No matter what your job is at your school, you can have a positive influence on your students. Although rules should be consistently enforced with all students, reminders, prompts, and encouragement need to be provided more frequently to students with ADHD. You have the role of educator, coach, and cheerleader all rolled into one.
Always communicate that you believe that students with ADHD can be successful (even when they don’t believe you!). Model and coach how to cope with mistakes – acknowledge students’ errors, but then help them come up with a plan to resolve the problem.
The goal with any interventions for adolescents with ADHD is to facilitate independence and self-reliance. As you do this, be sure to include students in the design and implementation of the intervention and place some responsibility for decision-making on the adolescent. When they do not take responsibility, they lose opportunities for input. Lastly, maintain a high degree of monitoring.
Some examples of student involvement include allowing the student to decide the rewards and consequences for behavior plans, helping design the organization template for interventions targeting organization of materials, and choosing among options for obtaining assistance.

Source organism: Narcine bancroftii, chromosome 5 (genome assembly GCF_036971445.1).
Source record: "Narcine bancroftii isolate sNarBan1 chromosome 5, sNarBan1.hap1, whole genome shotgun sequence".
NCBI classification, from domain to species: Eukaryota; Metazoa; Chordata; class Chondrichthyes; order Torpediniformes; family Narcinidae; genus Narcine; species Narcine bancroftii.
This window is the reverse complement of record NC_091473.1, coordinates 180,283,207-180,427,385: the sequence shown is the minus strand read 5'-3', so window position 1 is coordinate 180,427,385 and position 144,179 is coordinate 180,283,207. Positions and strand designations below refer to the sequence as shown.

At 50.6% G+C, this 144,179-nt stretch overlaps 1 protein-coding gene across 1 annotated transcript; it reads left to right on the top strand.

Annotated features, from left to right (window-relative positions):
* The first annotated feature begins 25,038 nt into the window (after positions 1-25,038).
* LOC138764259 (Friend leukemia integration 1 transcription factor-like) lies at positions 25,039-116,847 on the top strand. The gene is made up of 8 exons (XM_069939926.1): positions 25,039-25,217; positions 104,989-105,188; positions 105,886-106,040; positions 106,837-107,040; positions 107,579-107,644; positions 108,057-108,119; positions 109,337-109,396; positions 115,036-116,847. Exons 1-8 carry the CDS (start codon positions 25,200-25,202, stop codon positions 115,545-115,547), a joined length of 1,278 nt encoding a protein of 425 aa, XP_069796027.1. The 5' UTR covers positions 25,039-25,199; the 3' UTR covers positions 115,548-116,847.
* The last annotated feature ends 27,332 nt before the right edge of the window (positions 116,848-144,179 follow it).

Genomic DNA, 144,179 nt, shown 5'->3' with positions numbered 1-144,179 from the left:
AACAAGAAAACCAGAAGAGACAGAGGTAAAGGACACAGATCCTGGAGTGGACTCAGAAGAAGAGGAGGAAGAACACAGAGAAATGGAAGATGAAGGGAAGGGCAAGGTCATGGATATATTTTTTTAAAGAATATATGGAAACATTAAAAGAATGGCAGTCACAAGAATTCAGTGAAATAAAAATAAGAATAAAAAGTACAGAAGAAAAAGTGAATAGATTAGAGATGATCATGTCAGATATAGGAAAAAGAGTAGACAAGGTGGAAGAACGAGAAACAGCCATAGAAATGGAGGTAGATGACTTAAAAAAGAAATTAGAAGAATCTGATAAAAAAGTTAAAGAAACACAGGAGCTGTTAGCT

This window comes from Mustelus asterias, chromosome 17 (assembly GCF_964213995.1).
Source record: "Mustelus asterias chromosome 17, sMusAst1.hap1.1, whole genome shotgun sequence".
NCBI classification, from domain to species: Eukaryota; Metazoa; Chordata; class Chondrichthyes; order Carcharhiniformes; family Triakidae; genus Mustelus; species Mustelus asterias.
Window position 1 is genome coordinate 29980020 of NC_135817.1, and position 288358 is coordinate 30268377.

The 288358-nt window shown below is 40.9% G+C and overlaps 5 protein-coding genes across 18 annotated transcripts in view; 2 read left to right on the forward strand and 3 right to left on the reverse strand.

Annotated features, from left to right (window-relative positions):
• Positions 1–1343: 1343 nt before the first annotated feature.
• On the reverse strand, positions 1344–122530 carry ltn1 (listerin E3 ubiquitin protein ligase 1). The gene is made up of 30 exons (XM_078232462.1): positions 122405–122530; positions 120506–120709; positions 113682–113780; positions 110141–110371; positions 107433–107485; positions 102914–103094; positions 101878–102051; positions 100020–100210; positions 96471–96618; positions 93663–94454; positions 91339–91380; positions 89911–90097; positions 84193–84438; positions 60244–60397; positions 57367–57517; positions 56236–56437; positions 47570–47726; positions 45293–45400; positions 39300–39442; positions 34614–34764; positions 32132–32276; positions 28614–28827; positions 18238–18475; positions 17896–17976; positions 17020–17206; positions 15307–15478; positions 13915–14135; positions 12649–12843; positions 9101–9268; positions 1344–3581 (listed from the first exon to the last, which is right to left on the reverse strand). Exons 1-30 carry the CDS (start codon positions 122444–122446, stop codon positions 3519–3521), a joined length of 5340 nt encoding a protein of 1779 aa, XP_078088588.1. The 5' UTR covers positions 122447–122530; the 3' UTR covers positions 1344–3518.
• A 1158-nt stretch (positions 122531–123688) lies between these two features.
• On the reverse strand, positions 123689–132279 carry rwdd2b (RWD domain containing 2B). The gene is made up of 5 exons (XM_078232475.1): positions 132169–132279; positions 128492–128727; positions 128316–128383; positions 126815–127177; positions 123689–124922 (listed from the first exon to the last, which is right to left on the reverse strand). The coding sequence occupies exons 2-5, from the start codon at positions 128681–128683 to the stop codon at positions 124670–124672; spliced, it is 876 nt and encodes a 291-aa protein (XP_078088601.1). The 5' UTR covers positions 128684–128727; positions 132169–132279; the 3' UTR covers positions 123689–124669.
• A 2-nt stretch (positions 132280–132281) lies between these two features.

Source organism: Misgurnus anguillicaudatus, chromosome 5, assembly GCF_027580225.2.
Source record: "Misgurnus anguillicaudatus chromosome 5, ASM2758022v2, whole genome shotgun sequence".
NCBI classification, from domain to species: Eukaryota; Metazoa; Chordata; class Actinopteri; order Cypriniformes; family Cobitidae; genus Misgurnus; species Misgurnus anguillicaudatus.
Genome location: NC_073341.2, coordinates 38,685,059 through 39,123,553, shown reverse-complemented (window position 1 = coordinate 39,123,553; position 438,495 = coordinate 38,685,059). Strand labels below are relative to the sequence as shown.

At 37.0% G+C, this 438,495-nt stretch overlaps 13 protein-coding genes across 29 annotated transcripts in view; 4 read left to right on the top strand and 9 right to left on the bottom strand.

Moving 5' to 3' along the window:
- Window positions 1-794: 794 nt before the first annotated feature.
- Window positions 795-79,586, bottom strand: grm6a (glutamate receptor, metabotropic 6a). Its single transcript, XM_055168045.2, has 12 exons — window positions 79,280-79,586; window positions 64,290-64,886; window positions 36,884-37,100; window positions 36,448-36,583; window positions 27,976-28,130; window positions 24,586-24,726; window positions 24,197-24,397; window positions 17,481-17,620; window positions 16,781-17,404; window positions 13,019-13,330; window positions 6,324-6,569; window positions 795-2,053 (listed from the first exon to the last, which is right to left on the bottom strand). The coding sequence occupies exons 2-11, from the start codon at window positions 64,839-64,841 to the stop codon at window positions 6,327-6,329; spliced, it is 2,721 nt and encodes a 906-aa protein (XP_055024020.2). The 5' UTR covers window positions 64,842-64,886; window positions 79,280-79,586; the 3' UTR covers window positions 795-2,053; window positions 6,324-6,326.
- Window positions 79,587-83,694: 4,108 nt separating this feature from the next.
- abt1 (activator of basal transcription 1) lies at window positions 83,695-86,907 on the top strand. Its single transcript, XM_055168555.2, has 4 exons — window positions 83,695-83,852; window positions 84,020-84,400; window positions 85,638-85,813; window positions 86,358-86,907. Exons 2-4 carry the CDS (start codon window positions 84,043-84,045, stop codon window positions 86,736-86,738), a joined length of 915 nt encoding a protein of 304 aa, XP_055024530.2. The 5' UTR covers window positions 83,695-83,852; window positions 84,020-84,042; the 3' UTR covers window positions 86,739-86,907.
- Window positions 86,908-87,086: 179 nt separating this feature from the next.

Hold students accountable for their input and response to the interventions. This includes reviewing progress at regular intervals, making changes when there is a lack of improvement, and involving students in problem-solving discussions so they understand the connection between their behavior and interventions. Don't accept recommendations from students that allow them to avoid age-appropriate expectations such as completing homework at school with help instead of learning to take responsibility for work and completing it on their own outside of school. If they don't accept the invitation to be involved in decision-making, proceed without them. Do not let their indecision or refusal to participate slow the intervention process.
Some individual interventions that are effective for students with ADHD include self management techniques, Daily Report Cards, and organization interventions. Here's a sample of an organization intervention:
These tips are from the Vector Training, Special Education course ADHD: Secondary Interventions. Find this and other ADHD courses in the ADHD course category or request a demo below to preview all of our 75+ courses on key special education topics.